its cash flow to build up Amazon content and build out on-land distribution for online retail. The best summary I've seen on this is by Motley Fool writer Siddhart Dalal. A year ago he said, "Amazon spends almost every dime it earns, keeping the net profit down as close to zero as possible."
Skillfully building out ecommerce systems is cost effective. Building out a physical distribution system -- Amazon.com will have its own truck fleet labeled "Fresh" -- uses more money than it brings in and must be amortized over many years. Amazon.com wants to deliver fresh meat and vegetables the day you order them to major US population centers, and it wants to make as many two-day deliveries of retail goods as customers want, provided they've paid a $99 annual fee for Amazon Prime (just increased from $79 a year). Those deliveries, repeated often enough, could also add to Amazon's costs.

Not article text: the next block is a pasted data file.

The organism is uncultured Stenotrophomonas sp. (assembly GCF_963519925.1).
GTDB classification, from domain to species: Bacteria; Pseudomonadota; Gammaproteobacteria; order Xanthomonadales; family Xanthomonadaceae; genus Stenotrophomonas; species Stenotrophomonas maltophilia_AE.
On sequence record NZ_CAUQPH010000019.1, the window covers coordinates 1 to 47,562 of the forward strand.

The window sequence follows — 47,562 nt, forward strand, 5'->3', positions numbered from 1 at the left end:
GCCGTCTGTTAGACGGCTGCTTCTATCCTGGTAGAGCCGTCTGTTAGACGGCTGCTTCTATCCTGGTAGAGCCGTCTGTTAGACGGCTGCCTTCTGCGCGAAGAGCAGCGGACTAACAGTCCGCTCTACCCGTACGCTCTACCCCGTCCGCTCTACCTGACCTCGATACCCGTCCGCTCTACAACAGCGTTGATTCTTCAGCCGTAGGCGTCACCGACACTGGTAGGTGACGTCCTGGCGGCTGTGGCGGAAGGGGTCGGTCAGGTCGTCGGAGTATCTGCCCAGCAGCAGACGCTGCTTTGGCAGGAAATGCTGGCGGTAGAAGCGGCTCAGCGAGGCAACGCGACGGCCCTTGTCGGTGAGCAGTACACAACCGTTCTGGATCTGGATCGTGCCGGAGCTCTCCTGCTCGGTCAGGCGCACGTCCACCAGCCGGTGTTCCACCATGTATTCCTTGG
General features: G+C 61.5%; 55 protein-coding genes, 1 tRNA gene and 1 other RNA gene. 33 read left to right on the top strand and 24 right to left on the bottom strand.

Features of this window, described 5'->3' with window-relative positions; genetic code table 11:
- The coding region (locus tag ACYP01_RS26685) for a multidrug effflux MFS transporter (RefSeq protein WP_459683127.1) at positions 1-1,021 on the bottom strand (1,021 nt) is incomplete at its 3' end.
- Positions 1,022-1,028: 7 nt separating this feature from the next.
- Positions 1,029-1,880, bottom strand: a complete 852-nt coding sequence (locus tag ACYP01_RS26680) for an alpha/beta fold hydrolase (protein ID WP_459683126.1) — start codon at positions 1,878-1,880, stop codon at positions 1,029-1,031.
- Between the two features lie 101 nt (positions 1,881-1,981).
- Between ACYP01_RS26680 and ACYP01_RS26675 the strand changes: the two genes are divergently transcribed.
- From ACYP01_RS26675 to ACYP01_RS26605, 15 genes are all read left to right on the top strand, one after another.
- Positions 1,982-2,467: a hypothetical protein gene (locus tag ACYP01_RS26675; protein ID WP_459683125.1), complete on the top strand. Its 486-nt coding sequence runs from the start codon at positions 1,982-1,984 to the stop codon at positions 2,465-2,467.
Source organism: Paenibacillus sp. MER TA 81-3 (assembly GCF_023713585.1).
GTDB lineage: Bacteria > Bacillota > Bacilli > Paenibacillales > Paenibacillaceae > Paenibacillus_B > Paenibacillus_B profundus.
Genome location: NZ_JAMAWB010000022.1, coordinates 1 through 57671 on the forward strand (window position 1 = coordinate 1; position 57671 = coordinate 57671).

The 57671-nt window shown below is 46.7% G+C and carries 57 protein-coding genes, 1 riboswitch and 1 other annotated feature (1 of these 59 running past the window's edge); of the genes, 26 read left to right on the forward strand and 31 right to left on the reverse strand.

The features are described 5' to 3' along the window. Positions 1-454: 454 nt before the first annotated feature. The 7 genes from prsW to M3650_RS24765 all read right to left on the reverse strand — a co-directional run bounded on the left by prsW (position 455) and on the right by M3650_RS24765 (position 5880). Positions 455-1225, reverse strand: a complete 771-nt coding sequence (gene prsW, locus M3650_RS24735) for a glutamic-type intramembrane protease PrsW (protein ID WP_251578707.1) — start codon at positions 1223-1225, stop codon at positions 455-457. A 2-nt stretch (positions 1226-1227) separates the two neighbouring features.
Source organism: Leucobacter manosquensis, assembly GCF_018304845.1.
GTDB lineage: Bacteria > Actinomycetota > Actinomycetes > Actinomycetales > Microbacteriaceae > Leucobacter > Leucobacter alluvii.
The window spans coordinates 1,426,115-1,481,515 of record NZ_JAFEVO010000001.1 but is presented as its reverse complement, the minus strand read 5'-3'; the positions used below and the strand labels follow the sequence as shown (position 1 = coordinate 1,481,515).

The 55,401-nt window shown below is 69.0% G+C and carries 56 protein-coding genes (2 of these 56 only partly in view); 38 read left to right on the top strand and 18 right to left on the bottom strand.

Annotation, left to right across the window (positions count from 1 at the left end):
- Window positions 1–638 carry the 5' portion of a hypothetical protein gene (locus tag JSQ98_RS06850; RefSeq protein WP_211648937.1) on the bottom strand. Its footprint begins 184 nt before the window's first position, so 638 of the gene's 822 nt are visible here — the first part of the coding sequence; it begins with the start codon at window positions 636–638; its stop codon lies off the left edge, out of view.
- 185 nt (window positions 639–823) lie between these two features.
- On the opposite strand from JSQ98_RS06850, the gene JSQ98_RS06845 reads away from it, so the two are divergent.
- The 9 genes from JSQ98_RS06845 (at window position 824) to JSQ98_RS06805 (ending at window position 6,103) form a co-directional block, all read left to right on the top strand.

Amazon Web Services is talking as if its price reduction for instances and storage is just routine, but the guess here is it's a deeper reduction than Amazon wanted, due to the emergence of price competition. For the first time, it's having to reduce prices to maintain its customer base in the face of a price-conscious competitor, at the same time it's having to raise prices elsewhere.
In this price-slashing competition, the cash-rich competitor with fewer customers can benefit either way. Google may not steal many customers from AWS, but Amazon.com will have a harder time making money on AWS and continuing its rapid pace of overall business expansion.
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